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|Publisher||Digitized by J. Willard Marriott Library, University of Utah|
|Paper||Lehi Free Press|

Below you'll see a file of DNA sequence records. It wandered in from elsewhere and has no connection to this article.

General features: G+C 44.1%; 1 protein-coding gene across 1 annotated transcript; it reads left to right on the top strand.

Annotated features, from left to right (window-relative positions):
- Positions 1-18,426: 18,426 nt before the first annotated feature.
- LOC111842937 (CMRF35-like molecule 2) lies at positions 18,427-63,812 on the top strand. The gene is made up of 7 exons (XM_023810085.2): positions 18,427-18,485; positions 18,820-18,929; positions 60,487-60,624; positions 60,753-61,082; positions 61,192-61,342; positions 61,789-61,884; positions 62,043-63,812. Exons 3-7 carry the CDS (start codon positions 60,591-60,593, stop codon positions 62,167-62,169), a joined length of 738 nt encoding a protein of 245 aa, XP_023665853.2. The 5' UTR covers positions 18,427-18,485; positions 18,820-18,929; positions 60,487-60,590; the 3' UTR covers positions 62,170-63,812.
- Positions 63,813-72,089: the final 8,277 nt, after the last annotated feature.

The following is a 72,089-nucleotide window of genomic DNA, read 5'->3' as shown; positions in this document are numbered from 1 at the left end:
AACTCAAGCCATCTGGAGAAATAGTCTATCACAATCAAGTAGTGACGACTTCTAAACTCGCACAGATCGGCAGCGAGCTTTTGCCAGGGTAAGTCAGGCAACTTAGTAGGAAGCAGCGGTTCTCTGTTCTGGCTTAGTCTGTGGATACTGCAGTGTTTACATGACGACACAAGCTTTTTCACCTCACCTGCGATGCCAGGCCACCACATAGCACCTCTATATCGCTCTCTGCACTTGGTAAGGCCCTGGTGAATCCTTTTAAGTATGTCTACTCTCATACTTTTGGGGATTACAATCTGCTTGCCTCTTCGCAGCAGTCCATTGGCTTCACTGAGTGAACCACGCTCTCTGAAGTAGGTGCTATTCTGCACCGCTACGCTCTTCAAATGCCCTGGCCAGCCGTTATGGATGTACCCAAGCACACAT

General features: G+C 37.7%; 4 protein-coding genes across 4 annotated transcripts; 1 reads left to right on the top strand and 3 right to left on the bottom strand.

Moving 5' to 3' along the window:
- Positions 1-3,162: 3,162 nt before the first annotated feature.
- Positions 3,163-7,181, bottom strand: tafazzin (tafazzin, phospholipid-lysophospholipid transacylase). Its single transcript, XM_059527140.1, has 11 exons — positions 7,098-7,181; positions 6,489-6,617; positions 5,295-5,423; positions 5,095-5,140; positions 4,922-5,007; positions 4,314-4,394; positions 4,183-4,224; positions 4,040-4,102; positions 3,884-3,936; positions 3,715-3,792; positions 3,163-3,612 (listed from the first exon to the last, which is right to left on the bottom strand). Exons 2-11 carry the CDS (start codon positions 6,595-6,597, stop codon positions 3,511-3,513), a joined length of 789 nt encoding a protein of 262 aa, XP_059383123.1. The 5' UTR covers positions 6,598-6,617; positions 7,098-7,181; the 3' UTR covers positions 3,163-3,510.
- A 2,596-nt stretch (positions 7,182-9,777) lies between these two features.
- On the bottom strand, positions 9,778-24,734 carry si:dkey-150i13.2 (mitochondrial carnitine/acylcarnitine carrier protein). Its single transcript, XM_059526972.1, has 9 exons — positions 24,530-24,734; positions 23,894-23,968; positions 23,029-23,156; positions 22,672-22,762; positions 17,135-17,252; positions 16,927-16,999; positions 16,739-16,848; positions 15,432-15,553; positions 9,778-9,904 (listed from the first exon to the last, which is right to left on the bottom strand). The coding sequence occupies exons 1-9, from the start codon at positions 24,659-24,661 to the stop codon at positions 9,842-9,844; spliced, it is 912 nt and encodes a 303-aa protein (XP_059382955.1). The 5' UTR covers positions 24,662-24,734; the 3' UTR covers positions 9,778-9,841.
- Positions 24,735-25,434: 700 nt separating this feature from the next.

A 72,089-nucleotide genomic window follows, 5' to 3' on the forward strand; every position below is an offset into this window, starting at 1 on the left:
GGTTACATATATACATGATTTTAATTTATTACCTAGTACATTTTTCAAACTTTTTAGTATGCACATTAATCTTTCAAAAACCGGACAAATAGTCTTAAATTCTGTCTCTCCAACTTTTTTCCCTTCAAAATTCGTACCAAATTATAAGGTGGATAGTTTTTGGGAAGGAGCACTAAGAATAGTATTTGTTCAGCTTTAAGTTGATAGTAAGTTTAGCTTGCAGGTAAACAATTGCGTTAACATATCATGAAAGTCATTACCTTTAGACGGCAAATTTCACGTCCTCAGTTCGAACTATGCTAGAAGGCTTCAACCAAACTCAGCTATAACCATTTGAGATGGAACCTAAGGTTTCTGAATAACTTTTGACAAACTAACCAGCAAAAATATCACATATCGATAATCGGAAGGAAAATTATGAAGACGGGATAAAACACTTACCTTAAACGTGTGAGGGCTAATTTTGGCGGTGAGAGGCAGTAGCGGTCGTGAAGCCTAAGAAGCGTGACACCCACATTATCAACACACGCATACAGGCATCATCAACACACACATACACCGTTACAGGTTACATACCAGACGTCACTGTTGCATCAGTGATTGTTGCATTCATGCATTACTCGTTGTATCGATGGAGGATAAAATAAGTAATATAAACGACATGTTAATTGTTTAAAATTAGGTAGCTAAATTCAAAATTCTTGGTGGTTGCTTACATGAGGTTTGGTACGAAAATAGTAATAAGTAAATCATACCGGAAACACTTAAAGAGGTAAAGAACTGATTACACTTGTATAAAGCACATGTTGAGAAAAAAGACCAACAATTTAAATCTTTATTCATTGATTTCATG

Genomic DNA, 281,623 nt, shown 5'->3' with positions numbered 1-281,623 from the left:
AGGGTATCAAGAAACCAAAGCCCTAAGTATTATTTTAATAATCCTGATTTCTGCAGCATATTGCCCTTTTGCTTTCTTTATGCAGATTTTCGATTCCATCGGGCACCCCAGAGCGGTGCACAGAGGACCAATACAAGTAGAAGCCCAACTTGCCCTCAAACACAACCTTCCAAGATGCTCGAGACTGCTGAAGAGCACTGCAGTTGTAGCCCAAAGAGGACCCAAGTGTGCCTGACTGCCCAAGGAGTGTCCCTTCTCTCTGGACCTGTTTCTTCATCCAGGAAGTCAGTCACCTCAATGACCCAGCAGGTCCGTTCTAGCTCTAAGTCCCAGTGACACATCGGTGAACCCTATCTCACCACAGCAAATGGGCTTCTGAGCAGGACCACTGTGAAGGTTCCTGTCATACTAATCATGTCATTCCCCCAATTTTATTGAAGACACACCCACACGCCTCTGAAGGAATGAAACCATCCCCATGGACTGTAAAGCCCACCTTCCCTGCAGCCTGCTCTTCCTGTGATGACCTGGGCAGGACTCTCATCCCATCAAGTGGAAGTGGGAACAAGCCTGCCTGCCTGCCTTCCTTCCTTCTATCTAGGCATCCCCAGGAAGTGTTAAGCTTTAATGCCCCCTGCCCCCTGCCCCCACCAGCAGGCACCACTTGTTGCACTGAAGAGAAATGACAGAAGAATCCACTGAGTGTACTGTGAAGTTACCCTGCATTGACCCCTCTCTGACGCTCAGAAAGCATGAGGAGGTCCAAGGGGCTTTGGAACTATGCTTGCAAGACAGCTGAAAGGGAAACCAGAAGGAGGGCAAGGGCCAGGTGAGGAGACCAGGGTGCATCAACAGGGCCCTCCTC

LEni FREE PRESS. LEI1L UTAH OUR CHILDREN Milton JL 11 as By ANGLLO PATR1 CHECK UP NOW Copyright UJI. bj MUtoa Proppnr TNV Berrien MIECK up on your school child'. wort uay nis latest report card. If there are sign that be is falling in a subject. If any of bis marks are fait e firmed any part of his account, take op the matter at once. that, lacking witnesses, there was Ing off, Talk first to the child and remember to which word own his rely upon only as to his movements. The apparently that your attitude on this is of first importance. irrelevant detaiU about his date. RanIf you take the tone that the child kin realized, failed to settle his wherehas neglected bis work and disgraced abouts decisively. blruself you won't get very far. Go about If gently. Ask him where be CHAPTER IV thinks the trouble is ind when be 6ays. "Aw, sue never gives me t The Case Against Buckley chance," don't fly up at him and end When Lawrence Palmer entered the the conference in a tense situation. Listen Keep on listening. Let him say living room, the fraternity president joined him, taking his stand by the all he has to say In his own defense Palmer seated himself on and question him further. By and by fireplace. the sofa. Though still unruly, his red be will begin to disclose something of hair was no longer unkempt; sober bis difficulty and that Is what yon and alert, an intelligent smile on bis need. After you have talked to the boy go pleasant face made him a different lad from the wreck of the previous night to see the teacher. Once more yon must go about your task tactfully and "I'm afraid I don't remember meetIn the spirit of helpfulness. The teach- ing you last night, Mr. Rankin," Palmer said frankly, "or talking to Mr. er Is your partner, your working part-- l ner, and unless she Is with yon strongly you are not going to succeed. Tell the teacher yon want to do all you can to keep the child progressing steadily ana ask ner what you can do. Then plan with her. Don't be satisfied until you can answer these ques tions : Why is the child falling behind? What must be done first to make up the failing? How much more work has he to cover before the terra end? Can you see a way clear for him to accomplish It? Can you make schedule ot work that will enable the child to complete his work well wlthlo the time and allow hira some time for review and reorganization? You see you have not only to bring the child up to the standard just now you have to plan to help hira maintain that standard. You cannot do the work for hira but you can so organize with the! his work In teacher that he can carry on for Himself. All you can do, once you have found the difficulty, strengthened It "What Gets Me Is That Everybody laid out the term plan, is to stand on Tells Me I Was Drugged." the sidelines and coach and cheer. H Warwick, either. Gosh, I must have must do the rest. If sickness has kept a child from been pretty bad !" He paused and his smile faded. "What gets me Is that school and cost hira his standing don't try to make it up at one bite. Talk everybody tells me I was drugged and with knockout drops," he added things over with the teacher. Scali wonderlngly. "I can't see how that's down the subject matter to the essen The only fellow with me or tlals. It Is surprising bow much! possible. anywhere near me last night Is a easier this makes the child's work Sometimes a special program will friend of mine ; It's ridiculous to think he'd do something like that." He enable a child to make up lessons, turned to the president for support. This can usually be obtained by ask "Ted knows him too It was Ralph Ing for It at the school Drill will notf He attended our first smokhelp clear up misunderstood lessons, Buckley. er and has visited me since several Get the facts right the understand lug clear before yon begin the drlllJjl times In my room." 0 0 0 "Ralph Buckley?" The detective's I LOST IT even unemotional question did not indicate his thrill on hearing the name. or that he recognized It at all. where Is your cap?" ((TOM, 1 "1 lost It." "Yes," Palmer answered, "he's a freshman In the college department "You lost It? Where?" with whom I'm rather chummy. He "1 don't know." lives in the Harrowgate apartments at "You don't know. Do you suppose! 289 Fortieth street. He comes from that all I have to do Is buy you on Illinois let me see, he mencap after another? Now you go loolil tioned the place once" he wrinkled for that cap until you find It." his brow in deep thought "oh, yes, "1 don't know where to look." Vandalia, 111." "Neither do 1. You lost it You gof Stanton opened his eyes widelv In find It- After a brief Interval Tom comes surprise. "Why, that's Stuart's home, too, Mr. Rankin!" he exclaimed ex back. "Well, did you find it?" I "No. looked everywhere but If citedly. "I told you that last night, sir." isn't there." "1 suppose so. I'll have to buy yoif "Yes, so you did." Rankin's tonp was still calm. "And that is why I'd another cap. That makes five Ihl like to learn something about Buckterm. I don't know what Is going tor He addressed Palmer again. come of you If you don't take care of ley." What do you know of him? How did your things " you two happen to become friends?" Why buy him another one? It won he asked. hurt him to do without his cap. Manf By a few questions, he discovered a boy never wears a cap, except on the extent and duration of the bov's very stormy days Even If he has t association witn Buckley. He had met go to church and Sunday school hatt I'aimer at the social club directed bv less, what of It? He doesn't wear the university for its students, and en hat In church anyway And If he rea gaged him In a few billiard games. ly wanted a cap he wouldn't lose It sf And In February, when the fraternity many times. believe that Is true. If a chll' rushing season began, Palmer pro posed him as a candidate though untruly wants a thing he won't lose it Somewhat sportily In save rarely. He Is conscious of tb successfully. clined himself, he admired Buckley's thing he wants to keep. He loses example In sophistication and fast liv thing he Is not conscious of wanting ing. Otherwise, he knew nothing The way to get him to keep his hat about him except that he spent a great to make him conscious of needing deal and appeared to have funds. That you do by letting him go wit "No doubt you sunnlied hira with a out It That goes for other things that large part of them, Mr. Palmer?" Ran kin observed shrewdly. "You lost loses and forgets. Do not replace quite an amount, didn't you, In these and make him go without until he " card sessions?" places It If possible A child forgets and loses the thin The youth looked uncomfortable at .... . I ,tnl (! the question. "Well. ves. I did." he K .1 lost is The with obvious acknowledged reluctance. pocket poor report fi "How could you guess that? Rut It forgotten. The good one, never. f was just that Ralph had phenomenal When you find that a child Is , fh luck at cards; I never managed to getting certain tnings, losing l""rj hold them. Anyhow," he added almost things, habitually, consider the refj defiantly, "someone has to come out Rnn Stiwlw trhv ho trnnto to lose on the short end. And I'm as willing fnrcpt Thorn la nlwnve a reason. . . to take a chance as the next one." child's mind Is always on his side. K "Of course." helps him to forget and to lose andN Tactfully, the detec tive shifted the subject "You say sirable thoughts. It closes them oit that Buckley came to a smoker at the with a finality that Is as complete opening of your rushing season, this darkness at midnight Find the tff son. winter?" Don't accuse the child ot willfu'&l 'Yes, but that was as far It went 1 acted as his sponsor and wanted him forgetting. He does not willfully f'jn pledged and eventually Initiated. But get or lose the unplensing thing one of the other brothers didn't care Idea. He Is unconscious of his lesif for him and so he was dropped before to forget and to lose. Remove Up the final selection was made. I don't cause of his desire and put sometblife know why; he's a d d decent feldesirable In Its stead. Give him tf iiurlurincs that aill mnke him f'F low." The point was evident!" a sore one with the boy. "I still can't se scions ot his neetl to remember what Ned Patterson had against him." hold on. Hiid he will do boih. -- v CHAPTER III Continued 5 why t . "Oh, U that you're called on me?" he remarked. "Yes, I was a freshman last year In Hannibal, but decided I would rather go to a larger and better known school In this part of the country. Now It seeing I'll have to quit school, without even finishing the term." Rankin was proierly Interested. "Is that soT Mrs. Bixby said somethin about you not being In the best of health, I hope it isn't that." "That's Just the trouble," Randall explained. "A damnable tubercular condition keeps undermining ray I wasn't here In October trength. more than a week and classes had only begun when It got the better of me. My doctor advised me to withdraw for the semester and rest a while at home; and Mr. Warwick granted me a leave of absence on his certificate of Illness. That's why I Just signed up for military training class, Instead of gymnasium. But I feel the whole trouble beginning again and I don't think I'll be able to aee It through." "I was wondering what your uniform signified," the detective stated. "1 didn't know that the university taught military tactics as a study." "It is a substitute for gymnasium work. Naturally, In my condition, it was much easier." Rankin reverted to the object of his tIhIL "What I wanted to ask you, Mr. Randall, is whether you were acquainted with Stuart Jordan at Aberdeen. I am seeking for facts about his past life in hopes of learning something that will help clarify the problem of his death. Anything you know of him might be valuable." "As a matter of fact, I did know him," the student replied. "Only casually, though; he was a sophomore, a class ahead of me. For one term, he happened to serve as proctor of the freshman dormitory In which I lived at Aberdeen. But that was my only contact with him and I don't suppose there would be anything In that which you could possibly use." "Didn't anything ever occur that might throw some light on the crime?" Though reasonably Rankin could hardly have expected more, he was dlsnp-- t pointed. "Nothing that I remember." Randall spoke slowly. "Jordan had some dilfleulty with a classmate of his, Ralph Buckley; I heard of that because It took place in my dormitory. But that couldn't have anything to do with. . . ." The detective's recognition of the same startled him. "Ralph Buckley, did you say?" Rankin demanded sharply. "Do you mean that he was also at Aberdeen?" "Certainly at the same time as Jordan, during the past two years. As I said, they were both sophomores Just when I entered. The trouble between them broke out the middle of last year." The boy paused "How is It you were familiar with Buckley's name when I mentioned it?" he inquired curiously. "I had heard he came from Jordan's home town, Vandnlia, and Intended looking him up. Besides that, he Is a freshman right here at the university." It was Walter Randall's turn to be surprised and be raised his eyebrows expressively. "Here at Philadelphia? That's news to me, sir." "Had you known that Stuart Jordan was here before you got news of his death today?" "Only for the past few weeks," the student replied. "I caught sight of him one day going Into the college bookshop on Woodland avenue. I didn't speak to hira then; I meant to look hira up later, but haven't got around to it." Rankin shook his head In obvious perplexity. "I don't see how Buckley could possibly have studied at Aberdeen for two years," he ruminated. "Ills record from the office of admissions says nothing about any college education before he came to Philadelphia. In fact. It distinctly states .that elnce graduating from high school, two years ago, he worked at home." "I think I can explain that," Randall declared. "He simply gave false Information In the application he filled out for admission here. You see, because of his run-iwith Jordan, he was dismissed dishonorably from Aberdeen. With such a blot on his record, no other school In the country would accept him. To get In another college, he would have to begin all over, as If he came directly from high school. And then he'd have to lie about how he spent the two Intervening years. If the university didn't suspect anything. It would believe his story about working." Tne scheme Randall outlined probably explained the deception correctly, but Rankin made a mental note to Inquire of Mr. Warwick as to Its feasibility. "Now, Mr. Randall," he asked, "what was the cause of this trouble between him and young Jordan?" "If I tell you that." th boy slid reluctantly, "I don't want you to use me to prove anything against Buckley. It can't have any connection with n Stuart's death and I wouldn't care to get him into a jam." His entire natural attitude moved the detective to set his mind at ease. "You will have no responsibility at all" he promised persuasively, "I can learn the same facts from the Aberdeen authorities; and they will have to confirm them, anyhow. So it won't be necessary for you ever to appear in the case." Willi this assurance. Randall began an account of the dead boy's feud with Buckley. Though a small institution, Aberdeen maintained separate sleeping r men; end quarters for Its as at other colleges, It was the system there to place upper classmen as monitors In charge of them. While a first-yea- r student, Jordan had served as class secretary; which was probably why he was selected as a monitor during his second term the past year. He had a proctor's duties to maintain order among the rooms he controlled. Inform the proper medical agency of illness among the boys and advise them when he could. He must also report serious Infractions of school regulations to the official executive committee. In particular, the edict against gambling In the dormitories was very strict. The first discord was caused by Jordan's discovery of Buckley and two of his charges engaged In a crap game for large stakes. Both the students were young men and Inexperienced, with more money and less balance than was good for them; somehow, Buckley had become acquainted with them. At that first encounter, there was no actual quarrel nor any suggestion that Buckley did not play an honest game. When Jordan arrived, the youngsters had already lost two hundred dollars; but he merely requested them to quit the game and not repeat the offense. His classmate had protested so angrily that Randall, on the floor below, heard the commotion; In the end, however, Buckley submitted with bad grace. It was Jordan's second encounter with Buckley that precipitated the fight. Toward the first of April, he learned in some manner that a similar game was In progress; and Interrupting It, he found the two freshmen again heavy losers. This time less lenient, most of his Indignation was directed against Buckley. He ordered him to stay away from the students in his dormitory and threatened to compel him to do so. And then, because he already knew of something a disreputable in his past life In he accused him of cheating with loaded dice. Before he could be Jordan seized them and stopped. proved his claim that they were weighted Inside. Buckley then attacked him, partly In hatred and partly In dismay at being caught; violent blows were exchanged and a battle royal might have ensued had not other occupants on the same floor been at tracted by the uproar and separated the antagonists. Randall had no Idea how Information of the altercation and Its causes reached the college authorities. In all probability, one of the disgruntled victims of Buckley's fraud carried the tale to the executive committee. At any rate, Randall knew definitely that several days later that body began an Investigation. Jordan, the two fresh- first-yea- Van-dali- SYNOPSIS Stricken during initiation into the Mil Beta Sigma iratarnitjr, Stuart Jordan, university student, im almost instantly. Tammy Rani Philadelphia detective, takes chnrge of the in vestigation. An injection of poison is shown to have been the cause ei Jordan's death. Rankin finds ail the dead student's shoes are marked with thumbtacks His only known relative is h:s uncle, Howard Merrick. St. Louis banker, also his guardian. It seems possible that so member of the fraternity, was person, not present at the initiation. Two students from the vicinity of Vandalia. Ill, Jordan's home town, Ralph Buckley and Walter Randan, fig. ure in the investigation. A prominent lawyer, Edward Fletcher, present at the initation, engages Rankin's attention. Chock stubs show that Jordan bad been paying $400 a month to mm unknown person. At the negative reply, Rankin rose and thanked the boy for his assist ance; It was evident that he could give hira no further Information at the moment. The detective did not make the mistake of placing too great a value as yet upon his account. True, It represented his first progress In the case anil revealed a motive for Jordan's death. While it might seem rather weak to the adult point of view, a col lege man would be apt to consider It serious and exaggerate Its gravity And In Buckley, who was evidently something of a rogue, It would rankle and excite a bitterness more malignant than a worse Injury. Particularly If, since coming to the university, the murdered boy should have again clashed with him or Interfered with his pursuits. But to prove that Buck ley had reason to commit the crime was not enough, if he lacked the op portunity. That problem Rankin could not deal with until he learned where the two missing brothers had been dur ing the Initiation. It seemed Impossible ' that Buckley, presumably a stranger to the ritual,' was nevertheless present at the ceremony. Rankin went to the dormitory post office; and introducing himself to Mr. Thorne, In charge of sorting and distributing incoming mails, questioned him as to letters Jordan might have But the postmaster never had got. occasion to notice his particular mall. Still, he said, as the boy owned a letter box, number 397, and a corresponding key, he probably received a great deal of it. He promised faithfully to watch for further communications and apprise Rankin of them. It was three-fifteewhen the detective reached the Mu Beta Sigma house. Anthony Graham opened the door for and Stanton, looking more him, harassed than ever, Joined them In the Before leaving headquarters, hall. Rankin had phoned the fraternity, requesting that Larry Palmer and Ben Crawford await his arrival; the president said that they had been there since two o'clock. Rankin apologized for his tardiness. "It took me longer than I expected to settle other details of the case. . . . Now, Mr. Stanton, if you will allow me to have the living room alone for a short while, I'll speak to them in there. Separately, of course; It Is Immaterial which you send in first." Benjamin Crawford presented him self first the only member of the chapter he had not yet met A dapper features, art youth, with less eyes and blond hair, his efforts to look more mature were amusing. He seated himself nonchalantly on the sofa, adopting a attitude to foster that impression. But neither poise nor the fine mustache he sported could conceal the fact that he was only nineteen, "You know what I want from you, Mr. Crawford," Rankin said. "I don't have to explain, after last night, the Importance of checking the movements of every one In the house. You were absent and I couldn't do It In your case. The question Is, where did you spend your time yesterday evening?" "It's an awful business, isn't It, sir?" Crawford replied without hesitation. I had a date with 'Poor Stunrt. a girl and missed the whole thing." "Weren't you at the Initiation at all? You didn't stay a while and leave before the ceremony was over?" The boy shook his head. "No, I went out at least fifteen minutes before the meeting started. My date was for nine o'clock, way up in Oak lane; as It takes almost an hour to get there, I left the house at eight." "That's all that really matters," Rankin said. "Let me have your friend's name and address; as a matter of form, she will have to confirm your statement. 'But I can't," Ben Crawford re turned. "That's just the trouble. I don't know where to find her or what her name is. You see, It was a blind a pick-up- , date in the first place in fact, 1 was never Introduced to the girl. And then, when I reached the place I was to meet her, she wasn't there." Ills Injured tone showed he considered himself lily used. "She stood me up." Rankin's voice was suddenly sharp. But although she failed to keep her appointment at only nine o'clock, you had not returned to the house here by three-thirt- y this morning. How do you explain the delay, Mr. Crawford?" The student's blase poise remained n d psuedo-sophisticate- d ... in m I',, i Will Have No Responsibility at All," He Promised Persuasively. "You men and others were summoned before It and perforce testified against. Buck ley ; as a result, he was expelled from Aberdeen. "Did It ever come to your ears," Rankin asked when the student concluded his recital, "that Buckley threatened Jordan? He must hnve considered him to blame for his disgrace." Itandall shook his head. "I suppose but I couldn't say about that," he answered. "You see, as far as I'm concerned, the whole affair Is hearsay; I wasn't In the dorm at the time of the argument. I got It all from other feliows afterward and can only tell yon what they told me." "Do you know what became of Buckley between the time he left Aberdeen and turned up here?" he did, ... unruffled. "It's a rather long story sir. I met her first, last Thursday night, out in Oak lane. I was waiting for a street car to take me to the sub way line back Into town; I had been calling on another girL who lives at I left 6100, north of the first station. her at twelve-thirtand went to the corner of Godfrey and York roads for my car. And there was this girl by herself. I don't suppose we would have got acquainted, much as I wanted to, if I hadn't caught her looking di rectly at me. Then, when our eyes met, she smiled as if she wouldn't mind speaking to me, either." Conceit edly, he fingered his mustache tips. "So I opened up a conversation with her." "You Just couldn't help speaking to her," Rankin's lips twitched In the ghost of a smile. "And what hap y pened then?" "Well. I couldn't pass up anything that promising, could I? . . . Anyhow, she wasn't offended and after a while, I suggested that I might see her home, She said It was impossible that night, but If I cared to, we could fix up a date together for early this week. So we arranged to meet at nine o'clock last night at the same spot; I didn't care If I missed the initiation. But she wouldn't tell me who she was or where she lived. I asked if I could phone her In the meantime, but she promised to ring me instead, on Sun day. She said that would prove she Intended to show up. I gave her the frat. phone number and my name . . . not my right name, of course." The boy smiled. "Not yet ; just the one I always use until I'm better acquainted with the date." "And did she actually call up on Sunday?" "Yes, and that's why it is so pecu liar," Crawford answered. "While she didn't tell me about herself, she prom ised faithfully to see me last night. Yet she never turned up; I waited at the corner a half-houbut there wasn't a sign of her anywhere." "She was probably Indulging in some fun at your expense," Rankin commented. "Even so, that accounts for where you were only until nine-thirtlast night." For the first time, the boy's aplomb was shaken and he weighed his reply. "After that I . . ." he began, "well, I suppose I may as well admit I visited another girl friend of mine." He ex "To tell the plained apologetically: truth, I had been counting heavily on the date and when it fell through, I was depressed; I wanted some company to cheer me. Then I phoned this girl for permission to drop in, and she agreed to my visiting her." "When was this?" the detective asked. "What time was it, Mr. Crawford?" "I called her as soon as I got back to town again ; that was ten-teThis girl lived in the opposite direction, in South Philly, and I had to return to town anyway to go to her apartment. s That took of an hour and 1 arrived at half past ten." The young man plucked nervously at his mustache. "But but I can't give you any more information about her," he declared. "You can't?" Rankin demanded bluntly. "Why not? You mean you won't?" I . . ." Crawford "Well floundered. "I don't want to get her into trouble. You see, I . . . 'was with her till morning; I spent the night there." A flush of embarrassment suffused his face. "If that should come out, it would be awkward ; she'd probably lose her job and It wouldn't look any too nice for me, either." "There isn't the slightest danger her name will figure in this affair," Rankin stated emphatically. "My only interest In you, Mr. Crawford, is in tracing your movements last night. As long as this girl can prove you were In her company, I am not a bit con cerned with your conduct, otherwise. Anyhow, if necessary, I could learn her Identity through your fraternity brothers. They could list your friends and then it would only be a matter of elimination." "No, I'd rather tell you myself. Her name is Florence Dalton and she Is a graduate at the university hospital, here. Her place in South Philadelphia is a apartment at 4020 Har mon street ; she occupies It alone." "Thank you, Mr. Crawford." The detective rose. "I think that Is all I want to ask nt the present. Will you please have Mr. Palmer come In next?" After Ben Crawford left the room. his features were a deep study and his eyes held a questioning, dissatisfied look. For, despite the tale he had Just heard, he still remained uncertain whether the thirty-seconperson at the initiation was a fraternity member or an Intruder. He had no reason to doubt the boy or suspect him of lying; nor grounds for connecting him with the crime. he Nevertheless could still hnve attended the ceremony the night before, provided that he managed to escape unnoticed right after Jordan collapsed. That occurred y three-quarter- ... ... two-roo- at fully three-fourth- s of an hour before Crawford's phone call to Miss Dalton at ten-tecon lie-for- J ... 1 1 . p ITO EK CONTUri'llIX) O Bell Syndlrata. WNU Service.